The Good Old Times – Grapevine Article June 1985 by Anonymous

SEVERAL YEARS AGO, I crawled back to AA after a slip lasting more than a year. Along with a deep thankfulness for being home again, I’ve occasionally experienced some irritation (perhaps a stab of false pride) on being told by another member, “I don’t have to drink again–you did it for me!”

That slip brought me closer to physical, mental, and spiritual hell than I like to think of today; yet out of it came a new and intimate knowledge of gratitude, never experienced in seven previous years of sobriety. That might account for my strong reaction to–and identification with–much of the early AA history told in Dr. Bob and the Good Oldtimers.

The founding members made every mistake in every book–every “mistake,” that is, by 1985 standards. But they indeed made them for us. Out of those monumental errors came a Fellowship that is now more than a million strong. And out of them came, also, the Twelve Traditions, our safeguard against the same mistakes in the future.

As I read Dr. Bob’s biography, and chuckled over practices we have so far outgrown today as to find them ludicrous, I was swept with a sense of gratitude for being a part of Alcoholics Anonymous. I belong–we all belong–to a group of people who, almost uniquely in history, have been able to profit from the lessons of the past and to remain grateful and teachable in a radically changing present.

Today we can look back and laugh at the infant antics of our co-founders and the other early members, and the laughter is all the heartier because we know that in essence we’re laughing at ourselves and with ourselves.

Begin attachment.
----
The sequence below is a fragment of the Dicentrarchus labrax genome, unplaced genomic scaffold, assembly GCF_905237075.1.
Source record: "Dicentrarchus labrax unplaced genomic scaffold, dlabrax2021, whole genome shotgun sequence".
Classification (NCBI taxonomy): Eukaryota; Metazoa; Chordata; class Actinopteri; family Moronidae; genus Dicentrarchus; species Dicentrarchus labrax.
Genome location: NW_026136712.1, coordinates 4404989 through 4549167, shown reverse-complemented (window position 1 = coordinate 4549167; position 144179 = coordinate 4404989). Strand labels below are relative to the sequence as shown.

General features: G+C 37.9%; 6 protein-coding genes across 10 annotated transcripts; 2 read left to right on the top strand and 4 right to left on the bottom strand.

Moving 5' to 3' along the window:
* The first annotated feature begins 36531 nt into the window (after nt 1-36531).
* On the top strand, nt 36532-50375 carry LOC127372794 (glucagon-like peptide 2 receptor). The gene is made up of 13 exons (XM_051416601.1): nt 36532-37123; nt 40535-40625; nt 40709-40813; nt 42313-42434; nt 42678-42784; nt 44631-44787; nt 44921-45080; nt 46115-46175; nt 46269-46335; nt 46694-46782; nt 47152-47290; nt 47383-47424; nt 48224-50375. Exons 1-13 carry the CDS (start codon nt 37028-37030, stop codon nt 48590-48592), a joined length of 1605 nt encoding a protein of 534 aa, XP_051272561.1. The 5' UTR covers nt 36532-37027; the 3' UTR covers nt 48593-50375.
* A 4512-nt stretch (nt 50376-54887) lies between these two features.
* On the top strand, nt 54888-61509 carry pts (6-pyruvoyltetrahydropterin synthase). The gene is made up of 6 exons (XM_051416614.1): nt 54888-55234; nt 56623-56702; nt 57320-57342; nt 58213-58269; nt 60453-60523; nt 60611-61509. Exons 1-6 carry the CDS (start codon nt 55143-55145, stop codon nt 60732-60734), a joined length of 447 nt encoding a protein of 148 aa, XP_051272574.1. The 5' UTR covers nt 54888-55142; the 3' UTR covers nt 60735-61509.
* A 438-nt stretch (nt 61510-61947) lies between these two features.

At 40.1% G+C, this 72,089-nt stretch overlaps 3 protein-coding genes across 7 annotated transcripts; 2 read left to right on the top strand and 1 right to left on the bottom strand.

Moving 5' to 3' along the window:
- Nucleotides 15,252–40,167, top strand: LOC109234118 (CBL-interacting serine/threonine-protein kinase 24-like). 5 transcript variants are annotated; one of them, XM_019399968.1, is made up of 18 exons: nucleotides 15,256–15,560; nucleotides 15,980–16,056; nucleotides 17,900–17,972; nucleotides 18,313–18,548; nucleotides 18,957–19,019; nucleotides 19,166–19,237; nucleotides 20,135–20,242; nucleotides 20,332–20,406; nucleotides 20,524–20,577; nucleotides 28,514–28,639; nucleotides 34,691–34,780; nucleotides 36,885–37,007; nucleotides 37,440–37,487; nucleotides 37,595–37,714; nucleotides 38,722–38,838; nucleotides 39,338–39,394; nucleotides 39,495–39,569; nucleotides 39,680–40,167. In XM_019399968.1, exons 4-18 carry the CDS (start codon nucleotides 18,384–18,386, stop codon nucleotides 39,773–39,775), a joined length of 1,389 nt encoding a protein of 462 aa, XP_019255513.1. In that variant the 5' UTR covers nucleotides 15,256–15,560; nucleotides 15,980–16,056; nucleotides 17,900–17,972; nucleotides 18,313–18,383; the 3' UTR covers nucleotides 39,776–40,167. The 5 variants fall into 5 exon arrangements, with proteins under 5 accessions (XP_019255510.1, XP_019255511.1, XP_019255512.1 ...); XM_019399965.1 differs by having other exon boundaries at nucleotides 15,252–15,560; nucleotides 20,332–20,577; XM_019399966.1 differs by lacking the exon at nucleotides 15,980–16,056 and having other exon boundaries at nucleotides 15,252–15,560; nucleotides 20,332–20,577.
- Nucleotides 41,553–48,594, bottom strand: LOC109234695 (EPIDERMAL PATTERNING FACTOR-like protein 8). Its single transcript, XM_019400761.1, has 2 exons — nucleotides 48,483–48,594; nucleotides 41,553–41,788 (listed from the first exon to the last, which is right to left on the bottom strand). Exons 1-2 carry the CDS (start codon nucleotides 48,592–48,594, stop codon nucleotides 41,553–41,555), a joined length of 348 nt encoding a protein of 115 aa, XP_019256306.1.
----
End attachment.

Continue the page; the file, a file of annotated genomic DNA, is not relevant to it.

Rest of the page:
For instance, we can chuckle at the recollections of Dr. Bob’s son:

“Young Smitty, who noted that Bill and his father were ‘determined to make a convert out of somebody at that time,’ recalled that our co-founders would lock Eddie up in a second-floor room of his house in an effort to keep him sober.

” ‘One time, Eddie slid down the drain spout and was heading merrily up the street, Dad and Bill hot after him–Dad in his car and Bill running him down on foot.. . .Just before Bill gave out, Eddie did, too, and Bill cornered him and took him back to the house.’ “

Eddie was one of the earliest prospects, before Bill D., AA Number Three, got sober in Akron City Hospital. At the time, Bob and Bill gave up on him (the last straw was the day he chased Dr. Bob’s wife, Anne, upstairs with a knife), though he did get sober through the program some years later.

The painting “Man on the Bed” depicts the two co-founders visiting Bill D. in the hospital, but that wasn’t quite the beginning of the story. They heard about Bill D. from the admissions nurse at Akron City Hospital, who obligingly kept an eye out for prospects (Bill D. was “a dandy”).

“Dr. Bob and Bill did not visit Bill D. right away. First, he was in no condition to see anyone. Second, they thought it a good idea to have a preliminary talk with his wife. And this became part of the way things were done in the early days: Discuss it first with the wife; find out what you could; then plan your approach. It should be noted, as well, that the alcoholic himself didn’t ask for help. He didn’t have anything to say about it.”

After talking with the wife, Dr. Bob would talk with the prospect himself: ” ‘If you are perfectly sure you want to quit drinking for good, if you are serious about it. . .you can be relieved.’

” ‘In Cleveland or Akron, you couldn’t just walk into AA the way you can today,’ said Cleveland’s Clarence S., one of those early members. ‘You had to be sponsored. The wife would call, and I would go to see her first. I told her my story. I wanted to find out several things about the prospect and his relationship with her. Is he a chronic or a periodic? Then I would know how to approach him, figure out how to reach him. I might set some kind of trap for him. I had a lot of whammy working.’ “

Then the twelfth-stepper would talk to the prospect. ” ‘We had great enthusiasm in those days, a dedication that sold this program. . .By the time we were through, most of them at least wanted to try it’ [said Warren C.].

” ‘But not all of them,’ he added. ‘I have been kicked out of some of the finest homes in this man’s town. “What? Me an alcoholic? Get the hell out of here!’ “